At the beginning of this piece I mentioned that the mansion stands out. Walk one block in any direction and you are in “New York City: Present Day”. Stand on the grounds of the mansion and you are in “New York City: 1776”. As I also wrote earlier, the façade of the building reminded me of the White House. I have been to the White House, but I did not have the same feeling there that I had at the Morris-Jumal mansion. The White House does not “feel” to me like an historical building. The themes that came more readily to mind when standing on Pennsylvania Ave. were a mix of patriotism, power, politics, some level of skepticism and mistrust…but all firmly rooted in the present. I connect the White House with current issues. I connect the Morris-Jumal mansion with the Revolutionary War. It is a point, a place, fixed in time which I (and others, seemingly) “know” to be historical and which symbolically represents an historical era because it is presented as such.

This begs the question of how we choose to represent the past and what we choose to represent it. What places and things are emblematic of certain peoples and times, and how does that guide our thinking about their societies? How do historical sites and artifacts, as well our decisions about which things fall into these categories, expand and/or limit our ability to reconstruct the past? How do we know history when we see it?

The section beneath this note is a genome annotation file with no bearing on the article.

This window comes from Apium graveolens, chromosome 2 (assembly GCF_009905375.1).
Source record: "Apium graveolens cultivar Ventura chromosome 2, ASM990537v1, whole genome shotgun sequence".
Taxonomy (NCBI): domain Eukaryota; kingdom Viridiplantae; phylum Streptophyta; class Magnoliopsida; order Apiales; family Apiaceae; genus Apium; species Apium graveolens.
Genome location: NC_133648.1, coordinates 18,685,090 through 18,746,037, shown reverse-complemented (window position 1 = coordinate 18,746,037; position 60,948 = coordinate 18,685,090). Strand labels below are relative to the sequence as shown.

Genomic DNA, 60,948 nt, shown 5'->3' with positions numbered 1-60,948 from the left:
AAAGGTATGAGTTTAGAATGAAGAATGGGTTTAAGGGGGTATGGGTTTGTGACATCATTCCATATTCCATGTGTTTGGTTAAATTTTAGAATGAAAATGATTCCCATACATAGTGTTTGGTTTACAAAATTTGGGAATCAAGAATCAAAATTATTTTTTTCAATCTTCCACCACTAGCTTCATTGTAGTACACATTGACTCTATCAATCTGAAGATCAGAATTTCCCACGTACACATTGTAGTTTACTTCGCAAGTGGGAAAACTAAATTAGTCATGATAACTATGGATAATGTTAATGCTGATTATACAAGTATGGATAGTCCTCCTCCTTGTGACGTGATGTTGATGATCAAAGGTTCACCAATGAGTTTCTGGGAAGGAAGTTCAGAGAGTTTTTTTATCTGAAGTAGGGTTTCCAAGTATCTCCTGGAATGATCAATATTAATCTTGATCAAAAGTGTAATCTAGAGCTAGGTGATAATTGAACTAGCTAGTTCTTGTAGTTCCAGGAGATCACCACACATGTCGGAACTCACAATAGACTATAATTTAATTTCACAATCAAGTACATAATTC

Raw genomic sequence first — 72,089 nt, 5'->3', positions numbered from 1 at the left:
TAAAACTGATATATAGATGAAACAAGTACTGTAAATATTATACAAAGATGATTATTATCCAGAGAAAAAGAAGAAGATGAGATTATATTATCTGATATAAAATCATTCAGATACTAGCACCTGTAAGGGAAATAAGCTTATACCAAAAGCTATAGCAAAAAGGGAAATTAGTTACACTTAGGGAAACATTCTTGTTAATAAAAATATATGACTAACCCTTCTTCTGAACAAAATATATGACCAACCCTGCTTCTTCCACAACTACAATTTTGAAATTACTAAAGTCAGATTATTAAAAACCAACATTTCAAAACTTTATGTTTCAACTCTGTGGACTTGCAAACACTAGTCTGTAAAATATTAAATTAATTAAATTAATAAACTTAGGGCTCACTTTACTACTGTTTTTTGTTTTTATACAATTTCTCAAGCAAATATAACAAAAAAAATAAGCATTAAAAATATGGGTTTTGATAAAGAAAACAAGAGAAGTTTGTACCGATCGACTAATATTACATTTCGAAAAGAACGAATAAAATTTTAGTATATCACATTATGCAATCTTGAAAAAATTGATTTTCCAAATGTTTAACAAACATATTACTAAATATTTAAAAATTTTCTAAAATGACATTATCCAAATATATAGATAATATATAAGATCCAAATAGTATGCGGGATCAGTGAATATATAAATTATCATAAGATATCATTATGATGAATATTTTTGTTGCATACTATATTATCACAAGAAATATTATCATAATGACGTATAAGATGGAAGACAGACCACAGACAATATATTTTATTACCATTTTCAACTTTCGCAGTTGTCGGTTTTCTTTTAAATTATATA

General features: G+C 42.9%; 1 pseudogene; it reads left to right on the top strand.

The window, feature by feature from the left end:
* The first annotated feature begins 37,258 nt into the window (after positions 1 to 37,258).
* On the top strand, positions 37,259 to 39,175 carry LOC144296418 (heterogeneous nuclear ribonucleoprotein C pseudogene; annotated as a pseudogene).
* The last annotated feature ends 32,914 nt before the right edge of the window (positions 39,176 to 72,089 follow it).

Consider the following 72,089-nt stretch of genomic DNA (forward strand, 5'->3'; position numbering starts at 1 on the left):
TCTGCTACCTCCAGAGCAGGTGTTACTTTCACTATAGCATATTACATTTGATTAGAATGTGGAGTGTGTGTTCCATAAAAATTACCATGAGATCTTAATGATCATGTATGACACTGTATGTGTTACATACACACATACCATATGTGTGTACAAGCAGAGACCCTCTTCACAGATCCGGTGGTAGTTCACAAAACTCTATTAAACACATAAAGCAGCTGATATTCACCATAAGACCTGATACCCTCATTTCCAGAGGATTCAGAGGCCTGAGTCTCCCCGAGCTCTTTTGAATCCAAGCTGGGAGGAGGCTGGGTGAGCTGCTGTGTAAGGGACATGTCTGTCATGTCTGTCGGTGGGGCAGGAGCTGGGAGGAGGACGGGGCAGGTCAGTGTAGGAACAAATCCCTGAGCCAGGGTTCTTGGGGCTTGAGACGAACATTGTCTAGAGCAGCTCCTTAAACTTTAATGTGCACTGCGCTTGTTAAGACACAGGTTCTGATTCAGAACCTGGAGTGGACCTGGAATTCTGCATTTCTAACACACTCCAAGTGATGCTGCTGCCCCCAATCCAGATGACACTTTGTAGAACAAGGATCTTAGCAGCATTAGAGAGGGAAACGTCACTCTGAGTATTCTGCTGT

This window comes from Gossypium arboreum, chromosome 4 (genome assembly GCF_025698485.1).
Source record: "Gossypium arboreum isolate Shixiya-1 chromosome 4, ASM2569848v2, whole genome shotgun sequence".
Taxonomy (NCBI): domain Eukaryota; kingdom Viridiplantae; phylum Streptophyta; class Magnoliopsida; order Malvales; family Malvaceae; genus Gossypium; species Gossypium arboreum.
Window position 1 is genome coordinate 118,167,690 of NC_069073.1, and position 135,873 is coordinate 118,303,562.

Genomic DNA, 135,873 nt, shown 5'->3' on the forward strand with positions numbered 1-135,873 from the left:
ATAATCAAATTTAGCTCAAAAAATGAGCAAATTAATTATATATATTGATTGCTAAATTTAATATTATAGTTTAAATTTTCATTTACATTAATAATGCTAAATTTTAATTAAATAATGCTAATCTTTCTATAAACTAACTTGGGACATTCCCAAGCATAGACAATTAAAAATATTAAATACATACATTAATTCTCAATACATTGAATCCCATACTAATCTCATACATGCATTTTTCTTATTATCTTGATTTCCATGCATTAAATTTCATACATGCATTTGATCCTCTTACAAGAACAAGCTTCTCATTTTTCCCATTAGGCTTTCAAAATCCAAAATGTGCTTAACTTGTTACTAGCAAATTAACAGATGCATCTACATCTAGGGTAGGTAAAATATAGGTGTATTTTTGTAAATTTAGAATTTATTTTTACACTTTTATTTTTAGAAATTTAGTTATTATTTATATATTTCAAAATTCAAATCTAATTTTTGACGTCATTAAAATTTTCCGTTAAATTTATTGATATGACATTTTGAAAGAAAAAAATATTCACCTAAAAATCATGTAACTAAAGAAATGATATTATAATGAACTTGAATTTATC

5 comments:

Shane said...

I thought that the comparison between the Morris-Jumal Mansion and the White House was interesting because it is true, places that are still in use as homes or places of work (even if they are historical) feel much more like a piece of the present than other historical sites. I think that this highlights the role of use in a locations perceived connection to our current reality. The moment something goes out of use it immediately becomes something foreign to the present, it loses the action which kept it alive, its simply a space. Adding to this with many historical sights we try to refill this space by trying recreate what happened there, either in our own minds or through public reenactments, many times causing the place to become even more foreign and separate from reality and the present or at least what we believe to be so.

Camille said...

I like your idea about the way in which historical buildings and entities 'stand out' from their surroundings. One way that people subconsciously measure or calculate the age and relative historical importance of an area or building is through difference. The Morris-Jumal mansion 'stands out' because it is very different from its surroundings, so much so that it seems out of place. The differences in appearance and speculated function can suggest that a building or area is historical.